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Have you observ'd a sitting harr,

Listening, and fearful, of the storm Of horns and hounds, clap back her ear, Afraid to keep, or leave her form? Or have you mark'd a partridge quake, Viewing the towering falcon nigh? She cuddles low behind the brake: Nor would she stay; nor dares she fly. Then have you seen the beauteous maid; When gazing on her midnight foes, She turn'd each way her frighted head,

Then sunk it deep beneath the clothes. Venus this while was in the chamber

Incognito: for Susan said,

It smelt so strong of myrrh and amber-
And Susan is no lying maid.

But, since we have no present need
Of Venus for an episode:

With Cupid let us e'en proceed;

And thus to Cloe spoke the god :

"Hold up your head: hold up your hand :
Would it were not my lot to show ye
This cruel writ, wherein you stand
Indicted by the name of Cloe!
"For that, by secret malice stirr'd,
Or by an emulous pride invited,
You have purloin'd the favourite bird,
In which my mother most delighted."
Her blushing face the lovely maid

Rais'd just above the milk-white sheet;
A rose-tree in a lily bed

Nor glows so red, nor breathes so sweet. "Are ye not he whom virgins fear,

And widows court? is not your name Cupid? If so, pray come not near”—

"Fair maiden, I'm the very same." "Then what have I, good sir, to say,

Or do with her you call your mother? If I should meet her in my way,

We hardly court'sy to each other. "Diana chaste, and Hebe sweet, Witness that what I speak is true; I would not give my paroquet

For all the Doves that ever flew. "Yet, to compose this midnight noise,

Go freely search where-e'er you please, (The rage, that rais'd, adorn'd her voice) Upon yon toilet die my keys"

Her keys he takes; her doors unlocks;

Through wardrobe and through closet bounces; Peeps into every chest and box;

Turns all her furbeloes and flounces.

But dove, depend on't, finds he none;
So to the bed returns again :
And now the maiden, bolder grown,
Begins to treat him with disdain.

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A LOVER'S ANGER.

As Cloe came into the room t' other day,

I peevish began; Where so long could you stay?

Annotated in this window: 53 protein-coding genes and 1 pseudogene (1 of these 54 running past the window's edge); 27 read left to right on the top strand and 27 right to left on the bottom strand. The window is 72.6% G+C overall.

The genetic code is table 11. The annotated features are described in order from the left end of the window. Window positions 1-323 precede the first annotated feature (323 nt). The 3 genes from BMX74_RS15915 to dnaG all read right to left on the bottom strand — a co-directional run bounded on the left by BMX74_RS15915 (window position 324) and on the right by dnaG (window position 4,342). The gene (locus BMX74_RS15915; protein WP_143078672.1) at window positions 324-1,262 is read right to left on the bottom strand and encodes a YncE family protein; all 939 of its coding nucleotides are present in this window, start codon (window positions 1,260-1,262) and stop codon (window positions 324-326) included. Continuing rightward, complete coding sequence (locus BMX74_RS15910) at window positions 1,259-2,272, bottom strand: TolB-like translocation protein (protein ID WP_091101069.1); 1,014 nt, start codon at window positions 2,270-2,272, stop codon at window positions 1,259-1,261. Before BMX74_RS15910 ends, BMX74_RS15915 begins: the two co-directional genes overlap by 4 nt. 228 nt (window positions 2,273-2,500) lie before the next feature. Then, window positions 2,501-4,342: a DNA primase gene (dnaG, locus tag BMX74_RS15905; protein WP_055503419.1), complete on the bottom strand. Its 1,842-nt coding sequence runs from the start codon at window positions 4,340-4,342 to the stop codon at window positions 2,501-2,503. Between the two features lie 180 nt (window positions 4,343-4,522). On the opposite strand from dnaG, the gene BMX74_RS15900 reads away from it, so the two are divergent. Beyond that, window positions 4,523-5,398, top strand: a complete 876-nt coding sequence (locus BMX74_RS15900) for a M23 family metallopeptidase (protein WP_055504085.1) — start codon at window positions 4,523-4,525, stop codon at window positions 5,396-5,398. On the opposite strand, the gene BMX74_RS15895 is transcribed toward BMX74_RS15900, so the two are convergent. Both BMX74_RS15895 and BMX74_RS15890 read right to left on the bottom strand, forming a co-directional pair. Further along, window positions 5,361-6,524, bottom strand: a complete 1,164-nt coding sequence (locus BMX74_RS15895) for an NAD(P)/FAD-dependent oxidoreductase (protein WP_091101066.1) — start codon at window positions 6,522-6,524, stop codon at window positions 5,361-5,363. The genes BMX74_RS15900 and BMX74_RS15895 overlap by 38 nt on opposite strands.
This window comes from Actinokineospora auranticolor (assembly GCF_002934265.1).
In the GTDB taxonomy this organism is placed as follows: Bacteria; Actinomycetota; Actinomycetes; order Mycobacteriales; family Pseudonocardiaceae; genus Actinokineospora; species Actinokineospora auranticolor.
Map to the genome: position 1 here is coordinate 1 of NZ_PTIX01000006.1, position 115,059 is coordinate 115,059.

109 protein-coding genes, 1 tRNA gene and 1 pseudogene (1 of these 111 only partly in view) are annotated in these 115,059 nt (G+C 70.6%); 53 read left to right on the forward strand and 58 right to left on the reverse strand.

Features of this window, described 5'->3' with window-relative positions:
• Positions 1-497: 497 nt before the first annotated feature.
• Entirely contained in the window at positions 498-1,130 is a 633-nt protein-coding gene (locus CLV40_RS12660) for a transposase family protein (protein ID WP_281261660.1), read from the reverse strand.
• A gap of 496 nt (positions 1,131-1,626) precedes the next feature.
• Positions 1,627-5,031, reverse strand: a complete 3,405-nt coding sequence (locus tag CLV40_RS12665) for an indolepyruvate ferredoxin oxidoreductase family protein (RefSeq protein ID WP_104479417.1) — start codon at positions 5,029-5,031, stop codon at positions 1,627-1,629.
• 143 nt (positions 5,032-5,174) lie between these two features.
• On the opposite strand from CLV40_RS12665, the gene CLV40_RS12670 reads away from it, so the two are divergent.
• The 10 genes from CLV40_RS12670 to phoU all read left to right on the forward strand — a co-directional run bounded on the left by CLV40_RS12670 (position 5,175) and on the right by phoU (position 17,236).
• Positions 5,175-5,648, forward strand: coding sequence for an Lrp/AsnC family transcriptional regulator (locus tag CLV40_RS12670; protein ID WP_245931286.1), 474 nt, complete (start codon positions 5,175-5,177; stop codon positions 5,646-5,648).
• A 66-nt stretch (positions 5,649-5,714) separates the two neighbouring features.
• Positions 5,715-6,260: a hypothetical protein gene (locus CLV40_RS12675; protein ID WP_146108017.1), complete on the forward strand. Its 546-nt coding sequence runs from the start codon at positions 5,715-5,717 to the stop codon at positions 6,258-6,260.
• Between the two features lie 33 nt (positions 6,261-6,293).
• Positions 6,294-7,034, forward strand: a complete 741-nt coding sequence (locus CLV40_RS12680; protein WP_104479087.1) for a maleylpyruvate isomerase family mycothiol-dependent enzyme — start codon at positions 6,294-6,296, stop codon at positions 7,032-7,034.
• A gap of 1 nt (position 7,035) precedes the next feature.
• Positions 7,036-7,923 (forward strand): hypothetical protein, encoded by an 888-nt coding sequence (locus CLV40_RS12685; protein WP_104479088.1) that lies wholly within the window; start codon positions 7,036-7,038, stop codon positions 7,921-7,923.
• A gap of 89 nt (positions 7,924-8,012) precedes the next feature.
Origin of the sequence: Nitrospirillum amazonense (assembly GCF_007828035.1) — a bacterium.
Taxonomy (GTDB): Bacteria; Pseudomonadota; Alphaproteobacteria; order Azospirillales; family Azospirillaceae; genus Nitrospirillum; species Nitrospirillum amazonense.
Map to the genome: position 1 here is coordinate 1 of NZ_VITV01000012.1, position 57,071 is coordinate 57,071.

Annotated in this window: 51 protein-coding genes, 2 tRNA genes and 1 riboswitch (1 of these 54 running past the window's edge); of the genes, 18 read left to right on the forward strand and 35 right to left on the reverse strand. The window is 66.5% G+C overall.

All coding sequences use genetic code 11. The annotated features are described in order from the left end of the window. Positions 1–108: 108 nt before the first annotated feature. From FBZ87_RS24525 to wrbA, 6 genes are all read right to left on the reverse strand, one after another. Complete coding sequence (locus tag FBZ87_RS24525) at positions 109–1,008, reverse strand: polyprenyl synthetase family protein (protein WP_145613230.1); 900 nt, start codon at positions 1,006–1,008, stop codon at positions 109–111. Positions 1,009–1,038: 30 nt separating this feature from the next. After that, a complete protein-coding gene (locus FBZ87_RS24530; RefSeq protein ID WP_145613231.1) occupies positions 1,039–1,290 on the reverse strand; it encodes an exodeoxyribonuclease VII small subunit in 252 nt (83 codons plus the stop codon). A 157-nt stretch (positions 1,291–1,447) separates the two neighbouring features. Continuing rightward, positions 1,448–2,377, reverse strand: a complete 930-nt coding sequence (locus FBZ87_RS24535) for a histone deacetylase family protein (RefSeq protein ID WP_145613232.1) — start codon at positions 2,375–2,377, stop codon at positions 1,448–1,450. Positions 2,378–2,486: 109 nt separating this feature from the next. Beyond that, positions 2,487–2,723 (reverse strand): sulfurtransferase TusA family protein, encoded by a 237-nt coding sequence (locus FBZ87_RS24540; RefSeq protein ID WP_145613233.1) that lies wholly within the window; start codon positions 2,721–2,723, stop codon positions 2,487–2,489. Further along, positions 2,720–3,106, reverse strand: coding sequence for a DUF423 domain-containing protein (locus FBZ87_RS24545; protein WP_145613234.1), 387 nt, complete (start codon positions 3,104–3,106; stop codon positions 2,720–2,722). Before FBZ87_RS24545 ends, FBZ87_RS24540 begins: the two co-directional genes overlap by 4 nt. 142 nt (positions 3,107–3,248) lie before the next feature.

In your life-time you never regarded your hour;
You promis'd at two; and (pray look child,) 'tis
four.

A lady's watch needs neither figures nor wheels:
'Tis enough, that 'tis loaded with baubles and seals.
A temper so heedless no mortal can bear-"
Thus far I went on with a resolute air. [speak

"Lord bless me!" said she; "let a body but Here's an ugly hard rose-bud fallen into my neck: It has hurt ine, and vext ine to such a degree— See here! for you never believe me; pray see, On the left side my breast, what a mark it has made!"

So saying, her bosom she careless display'd:
That seat of delight I with wonder survey'd
And forgot every word I design'd to have said.

MERCURY AND CUPID,

Is sullen humour one day Jove
Sent Herines down to Ida's grove,
Commanding Cupid to deliver
His store of darts, his total quiver;
That Hermes should the weapons break,
Or throw them into Lethe's lake.

Hermes, you know, must do his errandy He found his man, produc'd his warrant : Cupid! your darts--this very hour-There's no contending against power!"

How sullen Jupiter, just now,

I think I said; and you'll allow
That Cupid was as bad as he:

Hear but the youngster's repartee.

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"Come, kinsman," said the little god,
Put off your wings, lay by your rod;
Retire with me to yonder bower,
And rest yourself for half an hour:
'Tis far indeed from hence to Heaven;
But you fly fast: and 'tis but seven.
We'll take one cooling cup of nectar;
And drink to this celestial Hector.

"He break my darts! or hurt my power!
He, Leda's swan and Danae's shower!
Go, bid him his wise tongue restrain,
And mind his thunder, and his rain.
My darts! O certainly I'll give 'em :
From Cloe's eyes he shall receive 'era.

There's one, the best in all my quiver,
Twang! through his very heart and liver;
He then shall pine, and sigh, and rave:
Good Lord! what bustle shall we have!
Neptune must straight be sent to sea,
And Flora summon'd twice a day:
One must find shells, and t' other flowers,
For cooling grots, and fragrant bowers,
That Cloe may be serv'd in state,
The Hours must at her toilet wait:
Whilst all the reasoning fools below
Wonder their watches go too slow.
Lybs must fly south, and Eurus east,
For jewels for her hair and breast.
No matter, though their cruel baste
Sink cities, and lay forests waste.
No matter, though this ficet be lost;
Or that lie wind-bound on the coast.
What whispering in my mother's ear!
What care, that Juno should not hear!
What work among you scholar gods!
Phoebus must write him amorous odes.
And thou, poor cousin, must compose
His letters in submissive prose;
Whilst haughty Cloe, to sustain
The honour of my mystic reign,
Shall all his gifts and vows dis lain,
And laugh at your old bully's pain."

"Dear couz," said Hermes, in a fright,

"For Heaven's sake! keep your darts! good night."

Here listening Cloe smil'd, and said:
"Your riddle is not hard to read:
I guess it."-" Fair one, if you do,
Need I, alas! the theme pursue?
For this, thou seest, for this I leave